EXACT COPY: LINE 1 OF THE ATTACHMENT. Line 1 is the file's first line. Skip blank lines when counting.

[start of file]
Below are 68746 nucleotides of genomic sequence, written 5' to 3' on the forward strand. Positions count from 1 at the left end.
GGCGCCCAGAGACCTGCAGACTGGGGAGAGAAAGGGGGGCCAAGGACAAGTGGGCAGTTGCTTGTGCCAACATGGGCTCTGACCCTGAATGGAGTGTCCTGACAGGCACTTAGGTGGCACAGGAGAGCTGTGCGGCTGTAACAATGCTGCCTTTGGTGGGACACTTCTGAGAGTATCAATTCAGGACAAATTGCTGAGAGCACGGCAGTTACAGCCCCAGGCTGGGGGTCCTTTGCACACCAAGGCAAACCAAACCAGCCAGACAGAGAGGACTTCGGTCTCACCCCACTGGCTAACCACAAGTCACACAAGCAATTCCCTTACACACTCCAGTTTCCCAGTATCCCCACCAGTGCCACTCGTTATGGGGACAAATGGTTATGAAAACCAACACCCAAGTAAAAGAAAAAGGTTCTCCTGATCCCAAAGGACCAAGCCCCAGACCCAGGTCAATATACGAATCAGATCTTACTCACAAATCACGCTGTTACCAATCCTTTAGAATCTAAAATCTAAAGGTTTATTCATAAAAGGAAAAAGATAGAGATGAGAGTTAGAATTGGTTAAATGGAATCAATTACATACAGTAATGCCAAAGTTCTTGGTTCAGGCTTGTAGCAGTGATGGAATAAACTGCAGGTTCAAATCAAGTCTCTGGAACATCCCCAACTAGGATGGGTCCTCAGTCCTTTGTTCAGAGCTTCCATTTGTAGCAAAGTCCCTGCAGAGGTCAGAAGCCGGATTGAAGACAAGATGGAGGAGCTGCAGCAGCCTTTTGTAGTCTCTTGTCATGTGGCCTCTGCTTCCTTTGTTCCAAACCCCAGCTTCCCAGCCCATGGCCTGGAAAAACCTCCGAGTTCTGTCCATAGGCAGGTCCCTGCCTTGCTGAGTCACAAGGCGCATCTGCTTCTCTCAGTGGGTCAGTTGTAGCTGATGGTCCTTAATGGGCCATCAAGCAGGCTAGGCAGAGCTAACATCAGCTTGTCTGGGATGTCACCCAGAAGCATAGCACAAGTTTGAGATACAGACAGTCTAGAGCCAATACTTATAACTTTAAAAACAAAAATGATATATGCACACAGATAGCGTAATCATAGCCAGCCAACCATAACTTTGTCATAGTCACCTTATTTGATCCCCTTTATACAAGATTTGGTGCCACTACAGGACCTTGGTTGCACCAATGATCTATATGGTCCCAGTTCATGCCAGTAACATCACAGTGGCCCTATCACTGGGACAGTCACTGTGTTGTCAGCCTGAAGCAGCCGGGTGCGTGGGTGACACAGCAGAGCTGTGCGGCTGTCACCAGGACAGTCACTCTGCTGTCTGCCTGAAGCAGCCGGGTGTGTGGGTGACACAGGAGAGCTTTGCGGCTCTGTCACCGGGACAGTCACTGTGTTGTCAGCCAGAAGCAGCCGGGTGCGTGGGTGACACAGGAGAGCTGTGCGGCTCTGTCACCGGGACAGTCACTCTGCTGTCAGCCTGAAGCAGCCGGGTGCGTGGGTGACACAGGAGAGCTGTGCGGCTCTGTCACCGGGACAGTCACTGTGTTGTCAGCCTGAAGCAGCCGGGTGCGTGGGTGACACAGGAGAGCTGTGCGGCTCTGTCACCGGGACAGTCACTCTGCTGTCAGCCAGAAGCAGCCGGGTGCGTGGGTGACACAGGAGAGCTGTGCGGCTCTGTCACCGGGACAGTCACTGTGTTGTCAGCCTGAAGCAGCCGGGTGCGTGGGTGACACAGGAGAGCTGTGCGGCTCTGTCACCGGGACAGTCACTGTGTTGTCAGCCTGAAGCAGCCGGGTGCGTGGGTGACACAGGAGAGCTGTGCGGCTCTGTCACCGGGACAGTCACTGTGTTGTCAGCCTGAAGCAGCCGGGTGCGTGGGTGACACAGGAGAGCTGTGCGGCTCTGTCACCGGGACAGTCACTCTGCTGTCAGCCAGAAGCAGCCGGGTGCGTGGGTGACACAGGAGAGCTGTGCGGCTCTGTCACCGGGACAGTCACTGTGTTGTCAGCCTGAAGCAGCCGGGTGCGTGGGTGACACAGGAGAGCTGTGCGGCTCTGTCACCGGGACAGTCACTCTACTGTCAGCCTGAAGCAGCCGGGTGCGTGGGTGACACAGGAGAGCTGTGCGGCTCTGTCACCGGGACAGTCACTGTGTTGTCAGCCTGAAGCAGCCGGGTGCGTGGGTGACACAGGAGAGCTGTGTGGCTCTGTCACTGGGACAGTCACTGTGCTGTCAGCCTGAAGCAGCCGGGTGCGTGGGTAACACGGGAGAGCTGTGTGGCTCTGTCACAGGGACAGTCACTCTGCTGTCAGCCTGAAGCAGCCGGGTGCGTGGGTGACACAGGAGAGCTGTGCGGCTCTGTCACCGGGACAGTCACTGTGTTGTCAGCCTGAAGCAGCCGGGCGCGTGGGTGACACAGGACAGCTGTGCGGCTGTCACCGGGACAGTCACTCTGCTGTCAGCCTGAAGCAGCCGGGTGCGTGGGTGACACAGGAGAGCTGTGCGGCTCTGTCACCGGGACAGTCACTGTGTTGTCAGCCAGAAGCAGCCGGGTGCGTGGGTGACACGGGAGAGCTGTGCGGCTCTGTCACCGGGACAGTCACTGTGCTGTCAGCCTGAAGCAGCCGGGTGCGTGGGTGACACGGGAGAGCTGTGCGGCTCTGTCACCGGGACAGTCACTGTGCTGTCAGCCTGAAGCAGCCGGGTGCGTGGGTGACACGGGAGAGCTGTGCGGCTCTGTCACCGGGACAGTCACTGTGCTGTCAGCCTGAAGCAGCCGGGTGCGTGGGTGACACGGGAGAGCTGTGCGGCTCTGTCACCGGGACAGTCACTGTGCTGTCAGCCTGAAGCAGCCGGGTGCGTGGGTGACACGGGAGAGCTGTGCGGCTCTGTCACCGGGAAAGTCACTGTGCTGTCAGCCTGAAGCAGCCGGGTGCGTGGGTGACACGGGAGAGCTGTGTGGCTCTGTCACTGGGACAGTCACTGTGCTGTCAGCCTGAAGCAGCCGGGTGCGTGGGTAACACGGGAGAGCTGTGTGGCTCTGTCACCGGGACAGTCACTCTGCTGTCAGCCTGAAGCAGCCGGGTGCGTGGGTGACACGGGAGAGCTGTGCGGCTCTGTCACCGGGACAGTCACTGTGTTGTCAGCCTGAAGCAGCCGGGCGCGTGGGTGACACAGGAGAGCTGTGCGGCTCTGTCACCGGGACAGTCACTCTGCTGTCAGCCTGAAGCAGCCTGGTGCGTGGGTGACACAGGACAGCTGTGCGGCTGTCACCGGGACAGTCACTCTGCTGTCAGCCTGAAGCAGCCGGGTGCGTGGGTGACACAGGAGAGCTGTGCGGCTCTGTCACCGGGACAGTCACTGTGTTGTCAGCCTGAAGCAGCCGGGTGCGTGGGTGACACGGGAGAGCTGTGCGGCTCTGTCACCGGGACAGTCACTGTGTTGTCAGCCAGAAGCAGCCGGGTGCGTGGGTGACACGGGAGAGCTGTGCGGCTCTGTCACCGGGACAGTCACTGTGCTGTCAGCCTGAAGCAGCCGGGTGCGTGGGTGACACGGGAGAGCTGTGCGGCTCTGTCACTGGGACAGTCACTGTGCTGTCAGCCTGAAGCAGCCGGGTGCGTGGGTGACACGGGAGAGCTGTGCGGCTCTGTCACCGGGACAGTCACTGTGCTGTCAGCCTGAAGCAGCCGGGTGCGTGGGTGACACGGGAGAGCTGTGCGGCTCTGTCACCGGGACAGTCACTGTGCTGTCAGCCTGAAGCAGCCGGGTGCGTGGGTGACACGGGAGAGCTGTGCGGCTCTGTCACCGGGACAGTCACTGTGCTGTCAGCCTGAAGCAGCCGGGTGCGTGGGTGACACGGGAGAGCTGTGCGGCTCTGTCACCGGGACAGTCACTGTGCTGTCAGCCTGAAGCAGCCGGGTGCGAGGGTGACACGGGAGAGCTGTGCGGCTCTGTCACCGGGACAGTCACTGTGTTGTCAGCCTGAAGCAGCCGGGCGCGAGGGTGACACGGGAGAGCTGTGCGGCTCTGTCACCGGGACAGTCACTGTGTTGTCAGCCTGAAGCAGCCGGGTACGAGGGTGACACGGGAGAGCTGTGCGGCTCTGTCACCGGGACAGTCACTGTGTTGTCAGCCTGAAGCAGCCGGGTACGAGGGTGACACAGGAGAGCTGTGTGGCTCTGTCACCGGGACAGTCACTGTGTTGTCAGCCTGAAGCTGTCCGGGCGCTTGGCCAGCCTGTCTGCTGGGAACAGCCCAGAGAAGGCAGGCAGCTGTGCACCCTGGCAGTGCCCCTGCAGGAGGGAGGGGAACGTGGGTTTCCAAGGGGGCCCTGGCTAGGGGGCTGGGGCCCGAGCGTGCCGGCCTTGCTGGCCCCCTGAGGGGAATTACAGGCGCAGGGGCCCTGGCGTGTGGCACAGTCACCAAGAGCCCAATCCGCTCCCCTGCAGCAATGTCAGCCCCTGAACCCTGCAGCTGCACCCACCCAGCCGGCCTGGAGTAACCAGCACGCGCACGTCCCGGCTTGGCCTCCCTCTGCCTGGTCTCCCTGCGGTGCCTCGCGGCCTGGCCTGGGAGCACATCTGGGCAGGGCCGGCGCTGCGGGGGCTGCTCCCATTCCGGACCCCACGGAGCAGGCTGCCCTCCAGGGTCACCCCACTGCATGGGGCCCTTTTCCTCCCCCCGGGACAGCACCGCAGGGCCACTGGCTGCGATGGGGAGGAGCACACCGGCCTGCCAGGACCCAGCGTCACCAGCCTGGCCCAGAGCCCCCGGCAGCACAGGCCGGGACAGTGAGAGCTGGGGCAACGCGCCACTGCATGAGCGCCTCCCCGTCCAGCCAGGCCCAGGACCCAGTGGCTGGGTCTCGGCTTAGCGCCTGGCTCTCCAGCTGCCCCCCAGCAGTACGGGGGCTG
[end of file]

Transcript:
Below are 68746 nucleotides of genomic sequence, written 5' to 3' on the forward strand. Positions count from 1 at the left end.